The banking legacy of the First World War
Many features of banking today can be traced back to the war and its immediate aftermath.
For Britain's banks the First World War had a profound and lasting effect. It was, in many ways, the crucible in which today's banking sector was formed.
The 'Big Five'
The war massively accelerated the process, already underway by 1914, of banking mergers. This led to the emergence by 1918 of the 'Big Five' high street banks that were to dominate British banking for most of the 20th century. Local or regional banks all but disappeared, replaced by big banks with nationwide – and fast-growing – branch networks.
Cross-border ownership of banks
The trading names of banks in England, Ireland and Scotland generally remained distinct, but their ownership did not. For the first time, some Irish and Scottish banks became subsidiaries of English owners, and vice versa. These expanding horizons were not confined to the British Isles. Many banks also opened or acquired offices overseas, particularly in Europe and Africa. These were the first tentative steps towards the globalisation of banking.
Widespread use of banknotes in England and Wales
Banknotes had been part of everyday life in Scotland for centuries, but in England and Wales they were an uncommon sight before 1914. Limited to denominations of £5 or higher, few people ever used one. This changed in 1914 with the Treasury's issuance of vast numbers of notes for £1 and 10s. Introduced as a way of keeping the economy moving amid war conditions, they were most people's first introduction to paper money. The Treasury continued to issue them until 1928, when the Bank of England took over the responsibility.
Expansion into new sectors
The immediate post-war years saw the movement of banks into new kinds of business, including foreign trade, exchange and trusteeship. They set up separate departments to deal with such work. It became possible for workers to specialise in particular areas, taking their careers in directions that had not formerly existed within banking.
The banks had traditionally taken a very staid approach to advertising. In Victorian and Edwardian Britain, grocery products were advertised colourfully and engagingly, but bank accounts were not. During the war, however, the banks saw how the government advertised its war bonds, certificates and loans to the general public. They also got used to the idea that selling these products was part of their job. In the 1920s and beyond, they used these experiences to begin dabbling in advertising and marketing.
A wider range of customers
The National Savings movement began in the war as a way of encouraging the general public, including people on modest incomes, to put money into war savings products. It continued to thrive long after the war. Seeing its success, the banks learnt that there was a market for products aimed at smaller savers. After the war they began to work much harder to attract this new group of potential customers.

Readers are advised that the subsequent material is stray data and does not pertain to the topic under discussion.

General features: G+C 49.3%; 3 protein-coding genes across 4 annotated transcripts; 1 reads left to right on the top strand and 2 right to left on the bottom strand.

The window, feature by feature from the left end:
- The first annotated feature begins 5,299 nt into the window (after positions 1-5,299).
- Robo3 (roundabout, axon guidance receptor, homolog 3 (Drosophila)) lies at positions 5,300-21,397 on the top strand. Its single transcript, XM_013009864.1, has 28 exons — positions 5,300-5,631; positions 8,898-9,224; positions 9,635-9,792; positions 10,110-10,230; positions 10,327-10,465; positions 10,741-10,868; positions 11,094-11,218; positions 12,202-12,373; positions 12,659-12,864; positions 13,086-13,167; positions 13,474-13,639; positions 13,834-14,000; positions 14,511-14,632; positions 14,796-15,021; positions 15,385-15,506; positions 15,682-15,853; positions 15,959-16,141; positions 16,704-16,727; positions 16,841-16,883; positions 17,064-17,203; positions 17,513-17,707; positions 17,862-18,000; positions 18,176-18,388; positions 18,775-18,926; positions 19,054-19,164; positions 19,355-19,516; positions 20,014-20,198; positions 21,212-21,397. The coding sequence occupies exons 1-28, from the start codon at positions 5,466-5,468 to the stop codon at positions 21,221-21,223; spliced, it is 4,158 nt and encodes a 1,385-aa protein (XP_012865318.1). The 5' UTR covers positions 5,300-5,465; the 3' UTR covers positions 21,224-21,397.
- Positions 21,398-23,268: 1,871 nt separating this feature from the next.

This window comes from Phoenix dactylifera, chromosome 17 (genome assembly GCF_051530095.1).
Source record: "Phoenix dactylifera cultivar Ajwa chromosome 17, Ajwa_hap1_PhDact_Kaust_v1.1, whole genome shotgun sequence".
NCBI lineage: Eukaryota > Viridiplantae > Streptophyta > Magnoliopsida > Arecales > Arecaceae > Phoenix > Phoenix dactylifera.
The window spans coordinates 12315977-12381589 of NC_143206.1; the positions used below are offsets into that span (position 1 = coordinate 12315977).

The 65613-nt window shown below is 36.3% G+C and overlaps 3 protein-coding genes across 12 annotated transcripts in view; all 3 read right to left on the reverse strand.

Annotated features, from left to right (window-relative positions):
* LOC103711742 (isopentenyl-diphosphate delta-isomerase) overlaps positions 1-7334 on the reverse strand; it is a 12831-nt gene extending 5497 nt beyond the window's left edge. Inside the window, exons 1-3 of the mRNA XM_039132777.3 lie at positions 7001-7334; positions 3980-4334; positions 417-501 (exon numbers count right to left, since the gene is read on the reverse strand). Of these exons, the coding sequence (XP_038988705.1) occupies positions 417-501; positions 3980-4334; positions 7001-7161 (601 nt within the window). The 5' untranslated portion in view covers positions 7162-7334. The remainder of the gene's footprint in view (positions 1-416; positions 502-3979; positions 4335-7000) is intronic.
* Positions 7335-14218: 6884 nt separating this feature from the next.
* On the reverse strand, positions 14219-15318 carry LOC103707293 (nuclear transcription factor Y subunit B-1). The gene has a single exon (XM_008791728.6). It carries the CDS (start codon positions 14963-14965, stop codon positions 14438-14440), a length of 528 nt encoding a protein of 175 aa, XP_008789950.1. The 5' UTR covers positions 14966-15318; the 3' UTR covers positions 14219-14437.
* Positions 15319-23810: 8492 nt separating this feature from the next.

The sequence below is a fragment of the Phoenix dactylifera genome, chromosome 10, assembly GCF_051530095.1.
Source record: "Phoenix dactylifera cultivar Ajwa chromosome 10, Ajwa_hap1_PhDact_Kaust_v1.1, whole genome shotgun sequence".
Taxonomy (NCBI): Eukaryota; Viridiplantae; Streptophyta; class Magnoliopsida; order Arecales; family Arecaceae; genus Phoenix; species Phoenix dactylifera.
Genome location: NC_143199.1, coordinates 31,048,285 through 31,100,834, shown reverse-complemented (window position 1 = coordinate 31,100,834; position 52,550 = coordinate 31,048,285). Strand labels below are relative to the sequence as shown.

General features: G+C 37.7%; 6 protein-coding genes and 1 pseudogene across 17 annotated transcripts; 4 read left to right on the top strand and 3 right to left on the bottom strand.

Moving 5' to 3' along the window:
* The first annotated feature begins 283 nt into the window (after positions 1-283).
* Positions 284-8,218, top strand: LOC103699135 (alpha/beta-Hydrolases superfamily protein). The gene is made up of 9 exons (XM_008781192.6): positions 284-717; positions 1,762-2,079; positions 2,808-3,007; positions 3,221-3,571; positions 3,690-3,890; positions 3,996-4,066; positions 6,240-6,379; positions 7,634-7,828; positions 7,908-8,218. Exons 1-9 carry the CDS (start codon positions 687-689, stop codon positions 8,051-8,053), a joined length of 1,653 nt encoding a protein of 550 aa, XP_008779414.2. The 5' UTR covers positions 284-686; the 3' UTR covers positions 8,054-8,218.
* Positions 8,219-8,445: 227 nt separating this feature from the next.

Women working in banking
Women went to work for banks in large numbers for the first time during the war, working initially in back offices. Before long they were serving customers at the counter too. Many looked upon their jobs simply as a contribution to the war effort, and left after the return of peace. Some stayed, however. It was to be at least half a century before they would be treated on equal terms with their male counterparts, but never again would banking be an all-male career.
The need to manage with fewer staff encouraged banks to be bolder about embracing new technology. Equipment such as typewriters, addressographs and accounting machines became much more common. Telephones, which were already installed in larger branches, were introduced more widely.
Unionisation of bank workers
In common with workers in many other sectors, bank employees became increasingly dissatisfied with their pay and working conditions as the war continued, prices rose, and the demands upon them became ever-more onerous. The shortage of labour gave them more bargaining power than ever before, and Britain's first effective trade unions for bank workers were established in 1917 and 1918.
The demands placed upon the banks throughout the war, but particularly in the financial crisis at its outbreak, showed that they were ill-prepared for circumstances where they needed to work together as a unified industry. They were forced to rely on informal networks between them and individual leaders who were prepared to step forward. Recognising this failing, in 1919 the British Bankers' Association was formed as a body that would regulate, coordinate and speak on behalf of its members.